Espinel E, Joven J, Gil I, Suñé P, Renedo B, Fort J, Serón D - BMC Res Notes (2013)

Flow diagram of participants through each stage of the trial indicating for each group the number of participants assigned that received intended treatment and were analyzed for the primary outcome.
© Copyright Policy - open-access
Related In: Results  -  Collection

License
Show All Figures
getmorefigures.php?uid=PMC3750227&req=5

Figure 1: Flow diagram of participants through each stage of the trial indicating for each group the number of participants assigned that received intended treatment and were analyzed for the primary outcome.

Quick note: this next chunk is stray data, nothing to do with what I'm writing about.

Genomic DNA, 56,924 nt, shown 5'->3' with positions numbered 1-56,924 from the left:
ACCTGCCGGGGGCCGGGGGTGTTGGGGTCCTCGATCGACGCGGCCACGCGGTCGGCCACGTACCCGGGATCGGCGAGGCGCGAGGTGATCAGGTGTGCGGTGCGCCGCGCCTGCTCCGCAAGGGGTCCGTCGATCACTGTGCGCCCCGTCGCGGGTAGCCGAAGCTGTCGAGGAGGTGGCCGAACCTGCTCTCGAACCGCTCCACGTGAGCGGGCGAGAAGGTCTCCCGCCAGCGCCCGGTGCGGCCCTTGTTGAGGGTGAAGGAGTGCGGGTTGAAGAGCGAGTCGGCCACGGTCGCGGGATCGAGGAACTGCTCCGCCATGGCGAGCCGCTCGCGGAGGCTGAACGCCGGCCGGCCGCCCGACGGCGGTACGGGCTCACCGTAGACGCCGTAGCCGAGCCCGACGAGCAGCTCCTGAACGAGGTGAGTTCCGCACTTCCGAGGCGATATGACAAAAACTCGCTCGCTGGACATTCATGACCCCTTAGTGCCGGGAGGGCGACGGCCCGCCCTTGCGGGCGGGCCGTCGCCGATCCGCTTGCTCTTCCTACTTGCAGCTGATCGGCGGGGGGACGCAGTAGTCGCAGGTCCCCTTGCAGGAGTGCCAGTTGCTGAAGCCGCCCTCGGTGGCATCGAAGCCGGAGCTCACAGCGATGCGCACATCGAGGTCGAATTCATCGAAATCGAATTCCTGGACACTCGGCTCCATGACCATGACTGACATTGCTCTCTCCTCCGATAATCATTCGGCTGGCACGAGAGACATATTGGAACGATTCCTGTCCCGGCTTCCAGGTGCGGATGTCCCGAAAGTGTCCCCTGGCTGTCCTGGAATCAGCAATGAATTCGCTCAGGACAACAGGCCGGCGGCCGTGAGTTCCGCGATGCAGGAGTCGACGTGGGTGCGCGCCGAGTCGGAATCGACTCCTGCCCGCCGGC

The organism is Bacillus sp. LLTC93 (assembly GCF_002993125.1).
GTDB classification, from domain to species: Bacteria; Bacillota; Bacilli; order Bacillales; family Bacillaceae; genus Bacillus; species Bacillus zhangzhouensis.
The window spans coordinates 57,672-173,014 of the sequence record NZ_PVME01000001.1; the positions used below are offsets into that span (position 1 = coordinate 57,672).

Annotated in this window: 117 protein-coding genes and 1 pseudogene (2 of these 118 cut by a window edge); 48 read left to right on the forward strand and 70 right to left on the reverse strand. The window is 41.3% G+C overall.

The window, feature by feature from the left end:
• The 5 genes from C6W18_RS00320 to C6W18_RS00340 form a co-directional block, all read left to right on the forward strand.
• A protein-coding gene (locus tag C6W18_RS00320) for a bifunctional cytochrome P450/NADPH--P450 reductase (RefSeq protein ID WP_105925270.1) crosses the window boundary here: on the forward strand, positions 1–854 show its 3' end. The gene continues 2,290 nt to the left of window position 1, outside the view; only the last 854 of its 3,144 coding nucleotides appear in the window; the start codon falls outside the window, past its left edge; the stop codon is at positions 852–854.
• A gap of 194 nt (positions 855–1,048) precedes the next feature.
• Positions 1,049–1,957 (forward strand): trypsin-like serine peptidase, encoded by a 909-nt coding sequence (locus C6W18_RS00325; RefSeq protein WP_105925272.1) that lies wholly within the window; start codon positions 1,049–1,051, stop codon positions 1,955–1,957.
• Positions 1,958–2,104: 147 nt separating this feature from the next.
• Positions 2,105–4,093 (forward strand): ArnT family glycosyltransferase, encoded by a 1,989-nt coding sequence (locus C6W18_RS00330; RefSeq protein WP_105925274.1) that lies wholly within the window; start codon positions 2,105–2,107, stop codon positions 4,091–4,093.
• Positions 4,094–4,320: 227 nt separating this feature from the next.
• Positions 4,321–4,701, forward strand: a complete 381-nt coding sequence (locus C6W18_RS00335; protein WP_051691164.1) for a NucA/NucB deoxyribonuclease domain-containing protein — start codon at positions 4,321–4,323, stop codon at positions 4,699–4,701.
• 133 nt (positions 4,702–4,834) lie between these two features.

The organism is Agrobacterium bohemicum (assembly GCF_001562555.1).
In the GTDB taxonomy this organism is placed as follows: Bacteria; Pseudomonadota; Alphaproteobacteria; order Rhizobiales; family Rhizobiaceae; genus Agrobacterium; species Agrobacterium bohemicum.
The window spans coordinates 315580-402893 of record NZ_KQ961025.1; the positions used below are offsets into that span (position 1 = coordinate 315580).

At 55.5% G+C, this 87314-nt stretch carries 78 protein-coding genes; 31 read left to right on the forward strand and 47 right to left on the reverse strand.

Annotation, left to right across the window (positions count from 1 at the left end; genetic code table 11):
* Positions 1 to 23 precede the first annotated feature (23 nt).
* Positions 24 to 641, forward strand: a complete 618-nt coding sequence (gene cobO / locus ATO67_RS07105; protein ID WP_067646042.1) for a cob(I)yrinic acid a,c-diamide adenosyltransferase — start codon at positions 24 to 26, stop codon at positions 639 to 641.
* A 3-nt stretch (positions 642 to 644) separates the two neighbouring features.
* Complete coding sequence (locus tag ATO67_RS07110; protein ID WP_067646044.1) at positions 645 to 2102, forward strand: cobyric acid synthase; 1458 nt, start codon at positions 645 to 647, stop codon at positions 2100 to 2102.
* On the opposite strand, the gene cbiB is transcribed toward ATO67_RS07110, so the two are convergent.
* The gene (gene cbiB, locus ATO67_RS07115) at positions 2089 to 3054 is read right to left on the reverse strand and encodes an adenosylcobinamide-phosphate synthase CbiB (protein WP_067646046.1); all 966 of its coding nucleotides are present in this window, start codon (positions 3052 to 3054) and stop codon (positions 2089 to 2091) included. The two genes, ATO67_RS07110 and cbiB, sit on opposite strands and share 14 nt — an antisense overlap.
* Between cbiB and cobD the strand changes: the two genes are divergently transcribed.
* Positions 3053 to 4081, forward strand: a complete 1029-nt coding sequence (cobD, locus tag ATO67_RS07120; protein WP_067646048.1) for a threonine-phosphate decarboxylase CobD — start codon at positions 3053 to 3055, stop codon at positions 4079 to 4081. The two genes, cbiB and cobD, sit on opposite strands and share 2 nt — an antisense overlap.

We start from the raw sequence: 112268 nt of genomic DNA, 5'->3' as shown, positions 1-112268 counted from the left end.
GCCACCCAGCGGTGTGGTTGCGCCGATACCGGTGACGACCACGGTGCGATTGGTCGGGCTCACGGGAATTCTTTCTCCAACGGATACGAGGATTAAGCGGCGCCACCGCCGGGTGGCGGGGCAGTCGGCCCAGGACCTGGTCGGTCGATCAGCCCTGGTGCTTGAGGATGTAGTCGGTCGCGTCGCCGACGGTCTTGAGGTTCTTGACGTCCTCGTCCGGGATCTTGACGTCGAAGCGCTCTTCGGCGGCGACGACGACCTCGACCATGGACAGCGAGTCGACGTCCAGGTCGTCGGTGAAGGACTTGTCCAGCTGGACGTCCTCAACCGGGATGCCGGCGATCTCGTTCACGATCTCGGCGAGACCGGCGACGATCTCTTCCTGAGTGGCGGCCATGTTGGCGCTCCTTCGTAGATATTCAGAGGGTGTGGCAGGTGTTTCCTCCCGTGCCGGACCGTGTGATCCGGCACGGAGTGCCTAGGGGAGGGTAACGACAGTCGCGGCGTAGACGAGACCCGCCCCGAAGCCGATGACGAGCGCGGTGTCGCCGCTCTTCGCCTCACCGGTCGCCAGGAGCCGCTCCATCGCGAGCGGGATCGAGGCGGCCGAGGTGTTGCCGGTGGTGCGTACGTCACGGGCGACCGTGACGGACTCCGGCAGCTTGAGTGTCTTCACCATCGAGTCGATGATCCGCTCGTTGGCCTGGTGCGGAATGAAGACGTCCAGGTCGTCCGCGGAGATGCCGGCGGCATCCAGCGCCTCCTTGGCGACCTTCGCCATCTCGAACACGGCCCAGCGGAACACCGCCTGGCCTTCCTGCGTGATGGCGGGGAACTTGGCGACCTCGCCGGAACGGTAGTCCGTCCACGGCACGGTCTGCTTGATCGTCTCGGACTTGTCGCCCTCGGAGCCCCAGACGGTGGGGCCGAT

Mentions: Among patients attending our outpatient clinic for management of CKD in a tertiary care teaching hospital, patients with stage 3 CKD, i.e. estimated GFR (eGFR) between 30 and 60 ml/min/1.73 m2, stable clinical condition, aged 18–75 years, serum potassium concentration <5 mmol/L and blood pressure (BP) ranging between 130/80 mmHg and 180/100 mmHg, were considered for inclusion (n = 120). The use of calcium channel blockers or alpha-adrenergic blockers was not an exclusion criterion. For enrollment, strict exclusion criteria were established to exclude the presence of confounding factors that could alter the incidence of potassium disturbances during the treatment period as outlined in Table 1. No patient with a known arterial renal stenosis was included. The attending physicians identified 34 eligible patients, 4 of whom were discarded during the screening visits due to failure to follow a balanced diet that was relatively low in sodium and contained 80–90 mmol/day of potassium as assessed via repeated measurement of electrolytes in 24-h urine samples. To fulfill restrictive eligibility criteria and strict dietary control patients were also instructed not to ingest salt substitutes or herbs. Finally we recruited 30 patients with stage 3 CKD who were informed about the trial and invited to participate and sign the informed consent approved by our institutional review board. Patients received olmesartan and enalapril sequentially, (Figure 1) and we chose the two-period design for simplicity. Raised serum potassium levels and lack of adherence were defined as reasons for withdrawal.